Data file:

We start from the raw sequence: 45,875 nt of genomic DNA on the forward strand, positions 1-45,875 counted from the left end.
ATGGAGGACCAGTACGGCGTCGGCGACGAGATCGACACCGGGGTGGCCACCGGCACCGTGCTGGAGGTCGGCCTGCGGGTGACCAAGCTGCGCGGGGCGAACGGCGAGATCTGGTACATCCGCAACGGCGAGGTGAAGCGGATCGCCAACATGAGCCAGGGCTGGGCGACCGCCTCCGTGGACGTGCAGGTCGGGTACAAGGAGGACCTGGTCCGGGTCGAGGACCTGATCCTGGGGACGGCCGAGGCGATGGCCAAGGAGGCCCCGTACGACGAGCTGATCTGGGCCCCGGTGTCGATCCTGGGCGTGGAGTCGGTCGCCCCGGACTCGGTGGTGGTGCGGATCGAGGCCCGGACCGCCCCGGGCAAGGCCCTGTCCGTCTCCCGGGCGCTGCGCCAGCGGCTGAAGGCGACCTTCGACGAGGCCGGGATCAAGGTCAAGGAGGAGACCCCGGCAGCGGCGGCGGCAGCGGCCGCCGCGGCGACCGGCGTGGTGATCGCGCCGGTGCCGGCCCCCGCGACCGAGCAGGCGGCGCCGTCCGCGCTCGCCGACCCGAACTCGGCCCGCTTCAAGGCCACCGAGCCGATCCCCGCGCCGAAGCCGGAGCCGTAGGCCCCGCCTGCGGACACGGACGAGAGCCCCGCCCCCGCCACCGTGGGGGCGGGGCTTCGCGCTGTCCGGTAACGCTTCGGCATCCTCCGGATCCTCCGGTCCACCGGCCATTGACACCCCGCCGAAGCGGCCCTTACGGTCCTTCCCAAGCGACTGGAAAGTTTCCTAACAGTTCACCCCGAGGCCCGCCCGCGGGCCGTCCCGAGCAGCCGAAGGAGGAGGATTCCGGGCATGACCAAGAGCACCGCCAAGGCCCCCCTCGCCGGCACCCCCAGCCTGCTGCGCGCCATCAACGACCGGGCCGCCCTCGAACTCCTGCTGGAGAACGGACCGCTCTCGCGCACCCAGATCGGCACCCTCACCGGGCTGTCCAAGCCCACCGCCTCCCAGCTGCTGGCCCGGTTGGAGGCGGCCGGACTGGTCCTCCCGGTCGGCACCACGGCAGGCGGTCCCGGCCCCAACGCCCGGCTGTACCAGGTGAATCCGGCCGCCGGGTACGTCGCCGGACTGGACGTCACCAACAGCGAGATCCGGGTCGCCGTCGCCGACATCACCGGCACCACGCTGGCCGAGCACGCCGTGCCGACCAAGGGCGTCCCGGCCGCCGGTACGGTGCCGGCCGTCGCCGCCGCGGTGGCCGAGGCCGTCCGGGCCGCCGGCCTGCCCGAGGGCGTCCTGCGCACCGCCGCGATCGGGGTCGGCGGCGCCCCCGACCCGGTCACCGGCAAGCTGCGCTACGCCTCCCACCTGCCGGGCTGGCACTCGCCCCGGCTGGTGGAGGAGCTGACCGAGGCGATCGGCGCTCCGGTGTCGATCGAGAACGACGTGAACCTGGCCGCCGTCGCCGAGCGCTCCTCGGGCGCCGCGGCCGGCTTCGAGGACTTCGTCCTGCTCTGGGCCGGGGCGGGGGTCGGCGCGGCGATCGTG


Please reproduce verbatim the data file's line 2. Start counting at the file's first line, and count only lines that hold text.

ATGGAGGACCAGTACGGCGTCGGCGACGAGATCGACACCGGGGTGGCCACCGGCACCGTGCTGGAGGTCGGCCTGCGGGTGACCAAGCTGCGCGGGGCGAACGGCGAGATCTGGTACATCCGCAACGGCGAGGTGAAGCGGATCGCCAACATGAGCCAGGGCTGGGCGACCGCCTCCGTGGACGTGCAGGTCGGGTACAAGGAGGACCTGGTCCGGGTCGAGGACCTGATCCTGGGGACGGCCGAGGCGATGGCCAAGGAGGCCCCGTACGACGAGCTGATCTGGGCCCCGGTGTCGATCCTGGGCGTGGAGTCGGTCGCCCCGGACTCGGTGGTGGTGCGGATCGAGGCCCGGACCGCCCCGGGCAAGGCCCTGTCCGTCTCCCGGGCGCTGCGCCAGCGGCTGAAGGCGACCTTCGACGAGGCCGGGATCAAGGTCAAGGAGGAGACCCCGGCAGCGGCGGCGGCAGCGGCCGCCGCGGCGACCGGCGTGGTGATCGCGCCGGTGCCGGCCCCCGCGACCGAGCAGGCGGCGCCGTCCGCGCTCGCCGACCCGAACTCGGCCCGCTTCAAGGCCACCGAGCCGATCCCCGCGCCGAAGCCGGAGCCGTAGGCCCCGCCTGCGGACACGGACGAGAGCCCCGCCCCCGCCACCGTGGGGGCGGGGCTTCGCGCTGTCCGGTAACGCTTCGGCATCCTCCGGATCCTCCGGTCCACCGGCCATTGACACCCCGCCGAAGCGGCCCTTACGGTCCTTCCCAAGCGACTGGAAAGTTTCCTAACAGTTCACCCCGAGGCCCGCCCGCGGGCCGTCCCGAGCAGCCGAAGGAGGAGGATTCCGGGCATGACCAAGAGCACCGCCAAGGCCCCCCTCGCCGGCACCCCCAGCCTGCTGCGCGCCATCAACGACCGGGCCGCCCTCGAACTCCTGCTGGAGAACGGACCGCTCTCGCGCACCCAGATCGGCACCCTCACCGGGCTGTCCAAGCCCACCGCCTCCCAGCTGCTGGCCCGGTTGGAGGCGGCCGGACTGGTCCTCCCGGTCGGCACCACGGCAGGCGGTCCCGGCCCCAACGCCCGGCTGTACCAGGTGAATCCGGCCGCCGGGTACGTCGCCGGACTGGACGTCACCAACAGCGAGATCCGGGTCGCCGTCGCCGACATCACCGGCACCACGCTGGCCGAGCACGCCGTGCCGACCAAGGGCGTCCCGGCCGCCGGTACGGTGCCGGCCGTCGCCGCCGCGGTGGCCGAGGCCGTCCGGGCCGCCGGCCTGCCCGAGGGCGTCCTGCGCACCGCCGCGATCGGGGTCGGCGGCGCCCCCGACCCGGTCACCGGCAAGCTGCGCTACGCCTCCCACCTGCCGGGCTGGCACTCGCCCCGGCTGGTGGAGGAGCTGACCGAGGCGATCGGCGCTCCGGTGTCGATCGAGAACGACGTGAACCTGGCCGCCGTCGCCGAGCGCTCCTCGGGCGCCGCGGCCGGCTTCGAGGACTTCGTCCTGCTCTGGGCCGGGGCGGGGGTCGGCGCGGCGATCGTG